BUSINESS

JP McManus loses battle to claim $5.2M tax refund from US

TAGs: IRS, JP McManus

A federal judge in the United States has rejected Irish horseracing figure JP McManus’s bid to recover the $5.22 million that he claimed the U.S. government withheld as tax from his backgammon winnings.

JP McManus loses battle to claim $5.2M tax refund from USLast Friday, U.S. Court of Federal Claims Judge Nancy Firestone denied the Irish businessman’s request to order the Internal Revenue Service (IRS) to hand over the money that his fellow player, Israeli-born investor Alec Gores, withheld and paid the tax agency to cover potential income tax liabilities, according to the Irish Times.

The story went like this: McManus won the money in 2012, but he claimed that Gores mistakenly sent $5.22 million to the IRS as withholding. So the businessman filed a non-resident U.S. federal income tax return, in which he emphasized that he is entitled to a refund because of a tax treaty between the U.S. and Ireland.

Fast forward to 2014, when Forbes reported that the IRS had already approved the Irish man’s refund claim in August 2013. But the claim was remanded to another department for review, and then silence. So with the IRS failing to act on the claim, McManus resorted to a lawsuit.

The reasons for Judge Firestone’s decision are not publicly available as her judgment was sealed by the court after being entered, but a redacted judgment will be published soon, according to the news outlet.

McManus’s lawyer Terry Giles said he plans to talk with the Irish businessman on whether to appeal the decision.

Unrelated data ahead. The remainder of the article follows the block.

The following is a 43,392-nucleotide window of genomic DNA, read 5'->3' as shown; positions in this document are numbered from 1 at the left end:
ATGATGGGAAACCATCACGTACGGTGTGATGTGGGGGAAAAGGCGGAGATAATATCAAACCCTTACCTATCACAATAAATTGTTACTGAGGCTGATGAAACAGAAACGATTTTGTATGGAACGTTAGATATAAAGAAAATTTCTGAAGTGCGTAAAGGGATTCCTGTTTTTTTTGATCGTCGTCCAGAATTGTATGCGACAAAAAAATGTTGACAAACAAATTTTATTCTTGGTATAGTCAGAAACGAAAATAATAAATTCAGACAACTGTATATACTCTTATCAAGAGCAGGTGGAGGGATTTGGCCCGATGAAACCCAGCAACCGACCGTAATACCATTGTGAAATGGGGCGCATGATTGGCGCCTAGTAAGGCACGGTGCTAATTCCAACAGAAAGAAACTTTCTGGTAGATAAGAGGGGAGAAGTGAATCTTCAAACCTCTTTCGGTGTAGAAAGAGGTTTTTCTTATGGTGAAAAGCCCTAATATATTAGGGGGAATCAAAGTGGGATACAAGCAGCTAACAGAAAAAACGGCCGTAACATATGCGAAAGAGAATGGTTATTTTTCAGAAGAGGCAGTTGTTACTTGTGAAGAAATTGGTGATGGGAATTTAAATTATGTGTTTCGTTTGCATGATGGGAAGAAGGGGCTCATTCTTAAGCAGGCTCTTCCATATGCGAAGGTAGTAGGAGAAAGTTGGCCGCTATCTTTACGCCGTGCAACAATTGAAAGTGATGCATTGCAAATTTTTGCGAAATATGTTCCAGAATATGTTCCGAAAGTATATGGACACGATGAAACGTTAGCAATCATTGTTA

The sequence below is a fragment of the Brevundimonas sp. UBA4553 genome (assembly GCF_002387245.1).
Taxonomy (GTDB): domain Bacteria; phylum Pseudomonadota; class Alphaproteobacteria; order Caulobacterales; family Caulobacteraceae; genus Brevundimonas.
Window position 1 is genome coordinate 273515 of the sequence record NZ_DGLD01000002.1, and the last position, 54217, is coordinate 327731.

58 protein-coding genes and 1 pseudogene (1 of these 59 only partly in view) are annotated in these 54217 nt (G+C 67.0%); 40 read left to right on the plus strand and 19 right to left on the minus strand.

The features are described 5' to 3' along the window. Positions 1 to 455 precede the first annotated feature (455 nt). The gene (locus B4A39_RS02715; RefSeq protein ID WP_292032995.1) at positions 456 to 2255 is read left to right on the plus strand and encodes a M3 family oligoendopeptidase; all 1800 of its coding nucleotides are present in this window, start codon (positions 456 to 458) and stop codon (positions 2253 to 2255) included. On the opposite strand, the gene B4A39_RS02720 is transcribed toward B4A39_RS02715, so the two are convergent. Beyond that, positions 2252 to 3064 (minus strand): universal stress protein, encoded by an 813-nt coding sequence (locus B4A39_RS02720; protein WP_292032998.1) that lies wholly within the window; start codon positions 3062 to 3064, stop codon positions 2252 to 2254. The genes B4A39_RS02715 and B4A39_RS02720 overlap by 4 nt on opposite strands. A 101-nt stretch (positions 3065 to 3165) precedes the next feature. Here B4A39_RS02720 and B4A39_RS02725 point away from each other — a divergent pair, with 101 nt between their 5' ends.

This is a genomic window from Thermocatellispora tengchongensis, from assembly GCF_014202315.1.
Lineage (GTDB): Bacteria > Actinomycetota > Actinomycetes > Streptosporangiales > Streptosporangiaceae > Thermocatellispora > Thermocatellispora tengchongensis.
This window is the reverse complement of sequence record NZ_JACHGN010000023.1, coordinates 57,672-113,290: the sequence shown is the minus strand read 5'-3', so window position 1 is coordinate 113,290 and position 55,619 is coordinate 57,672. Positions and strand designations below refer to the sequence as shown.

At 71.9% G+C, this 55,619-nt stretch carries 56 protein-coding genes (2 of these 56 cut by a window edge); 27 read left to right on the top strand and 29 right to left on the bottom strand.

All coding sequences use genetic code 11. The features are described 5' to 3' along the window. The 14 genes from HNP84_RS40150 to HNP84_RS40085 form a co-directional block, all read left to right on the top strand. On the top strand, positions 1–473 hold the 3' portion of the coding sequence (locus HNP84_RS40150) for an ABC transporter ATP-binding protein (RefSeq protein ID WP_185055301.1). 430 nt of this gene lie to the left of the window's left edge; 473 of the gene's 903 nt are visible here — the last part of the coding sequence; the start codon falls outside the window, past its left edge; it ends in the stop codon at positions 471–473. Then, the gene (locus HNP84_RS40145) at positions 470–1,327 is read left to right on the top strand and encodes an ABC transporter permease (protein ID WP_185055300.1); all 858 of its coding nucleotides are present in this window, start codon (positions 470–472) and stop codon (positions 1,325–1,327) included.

“Obviously it is a delicate issue and everything needs to be reviewed. We have a while . . . before we have to appeal. Everything will be taken into consideration,” said Giles, according to the report.

McManus had claimed that he was an Irish resident in 2012 and thus only responsible for paying a flat tax of €200,000. U.S. attorneys confirmed that McManus was a tax resident of Switzerland in 2012, but they pointed out that he avoided paying Irish income tax “by spending significant time outside” the country. As such, the IRS believes McManus doesn’t qualify for “resident of a contracting state” under the U.S.-Irish treaty.

McManus is one of the richest Irishmen on the planet, with an estimated net worth of over $800m, so it seems he could well afford to walk away from this fight. But some of his friends told the Daily Beast in 2016 that McManus won’t let the issue die because he “started with basically nothing. His fortune stems from a £4 bet made when he was 20.”

Comments

views and opinions expressed are those of the author and do not necessarily reflect those of CalvinAyre.com